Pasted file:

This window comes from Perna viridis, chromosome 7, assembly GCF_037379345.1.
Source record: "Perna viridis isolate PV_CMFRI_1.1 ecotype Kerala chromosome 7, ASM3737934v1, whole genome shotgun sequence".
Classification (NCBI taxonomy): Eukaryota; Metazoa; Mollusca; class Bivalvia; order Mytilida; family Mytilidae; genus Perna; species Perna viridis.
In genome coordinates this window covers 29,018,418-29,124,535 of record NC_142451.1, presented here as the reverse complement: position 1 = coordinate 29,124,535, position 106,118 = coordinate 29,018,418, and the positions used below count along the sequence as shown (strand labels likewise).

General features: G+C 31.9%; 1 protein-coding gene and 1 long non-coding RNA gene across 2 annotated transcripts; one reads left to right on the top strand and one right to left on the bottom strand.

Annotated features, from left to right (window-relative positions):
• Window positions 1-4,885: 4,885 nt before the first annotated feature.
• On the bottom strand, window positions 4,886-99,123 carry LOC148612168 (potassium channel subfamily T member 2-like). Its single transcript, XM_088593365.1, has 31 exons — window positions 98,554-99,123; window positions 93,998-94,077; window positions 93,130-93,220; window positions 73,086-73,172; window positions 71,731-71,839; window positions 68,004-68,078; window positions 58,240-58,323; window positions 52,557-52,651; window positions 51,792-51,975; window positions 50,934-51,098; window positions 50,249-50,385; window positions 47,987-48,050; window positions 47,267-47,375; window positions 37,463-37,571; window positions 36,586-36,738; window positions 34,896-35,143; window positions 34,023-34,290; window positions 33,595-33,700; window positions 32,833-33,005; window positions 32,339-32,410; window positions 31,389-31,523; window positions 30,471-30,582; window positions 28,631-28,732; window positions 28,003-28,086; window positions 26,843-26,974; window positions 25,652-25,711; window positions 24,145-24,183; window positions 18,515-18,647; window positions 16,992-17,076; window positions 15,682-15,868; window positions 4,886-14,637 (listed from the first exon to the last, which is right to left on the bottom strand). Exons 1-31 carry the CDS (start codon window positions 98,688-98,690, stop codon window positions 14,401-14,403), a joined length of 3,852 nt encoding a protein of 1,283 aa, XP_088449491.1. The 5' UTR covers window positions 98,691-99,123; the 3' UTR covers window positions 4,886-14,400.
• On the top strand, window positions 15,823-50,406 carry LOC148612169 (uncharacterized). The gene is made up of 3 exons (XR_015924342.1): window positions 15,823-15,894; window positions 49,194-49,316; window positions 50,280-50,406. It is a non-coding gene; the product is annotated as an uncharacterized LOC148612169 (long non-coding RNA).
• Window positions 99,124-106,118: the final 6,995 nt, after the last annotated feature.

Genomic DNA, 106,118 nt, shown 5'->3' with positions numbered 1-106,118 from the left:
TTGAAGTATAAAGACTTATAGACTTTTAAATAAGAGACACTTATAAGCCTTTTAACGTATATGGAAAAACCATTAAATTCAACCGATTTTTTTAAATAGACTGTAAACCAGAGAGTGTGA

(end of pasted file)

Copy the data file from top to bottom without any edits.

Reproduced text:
This window comes from Perna viridis, chromosome 7, assembly GCF_037379345.1.
Source record: "Perna viridis isolate PV_CMFRI_1.1 ecotype Kerala chromosome 7, ASM3737934v1, whole genome shotgun sequence".
Classification (NCBI taxonomy): Eukaryota; Metazoa; Mollusca; class Bivalvia; order Mytilida; family Mytilidae; genus Perna; species Perna viridis.
In genome coordinates this window covers 29,018,418-29,124,535 of record NC_142451.1, presented here as the reverse complement: position 1 = coordinate 29,124,535, position 106,118 = coordinate 29,018,418, and the positions used below count along the sequence as shown (strand labels likewise).

General features: G+C 31.9%; 1 protein-coding gene and 1 long non-coding RNA gene across 2 annotated transcripts; one reads left to right on the top strand and one right to left on the bottom strand.

Annotated features, from left to right (window-relative positions):
• Window positions 1-4,885: 4,885 nt before the first annotated feature.
• On the bottom strand, window positions 4,886-99,123 carry LOC148612168 (potassium channel subfamily T member 2-like). Its single transcript, XM_088593365.1, has 31 exons — window positions 98,554-99,123; window positions 93,998-94,077; window positions 93,130-93,220; window positions 73,086-73,172; window positions 71,731-71,839; window positions 68,004-68,078; window positions 58,240-58,323; window positions 52,557-52,651; window positions 51,792-51,975; window positions 50,934-51,098; window positions 50,249-50,385; window positions 47,987-48,050; window positions 47,267-47,375; window positions 37,463-37,571; window positions 36,586-36,738; window positions 34,896-35,143; window positions 34,023-34,290; window positions 33,595-33,700; window positions 32,833-33,005; window positions 32,339-32,410; window positions 31,389-31,523; window positions 30,471-30,582; window positions 28,631-28,732; window positions 28,003-28,086; window positions 26,843-26,974; window positions 25,652-25,711; window positions 24,145-24,183; window positions 18,515-18,647; window positions 16,992-17,076; window positions 15,682-15,868; window positions 4,886-14,637 (listed from the first exon to the last, which is right to left on the bottom strand). Exons 1-31 carry the CDS (start codon window positions 98,688-98,690, stop codon window positions 14,401-14,403), a joined length of 3,852 nt encoding a protein of 1,283 aa, XP_088449491.1. The 5' UTR covers window positions 98,691-99,123; the 3' UTR covers window positions 4,886-14,400.
• On the top strand, window positions 15,823-50,406 carry LOC148612169 (uncharacterized). The gene is made up of 3 exons (XR_015924342.1): window positions 15,823-15,894; window positions 49,194-49,316; window positions 50,280-50,406. It is a non-coding gene; the product is annotated as an uncharacterized LOC148612169 (long non-coding RNA).
• Window positions 99,124-106,118: the final 6,995 nt, after the last annotated feature.

Genomic DNA, 106,118 nt, shown 5'->3' with positions numbered 1-106,118 from the left:
TTGAAGTATAAAGACTTATAGACTTTTAAATAAGAGACACTTATAAGCCTTTTAACGTATATGGAAAAACCATTAAATTCAACCGATTTTTTTAAATAGACTGTAAACCAGAGAGTGTGA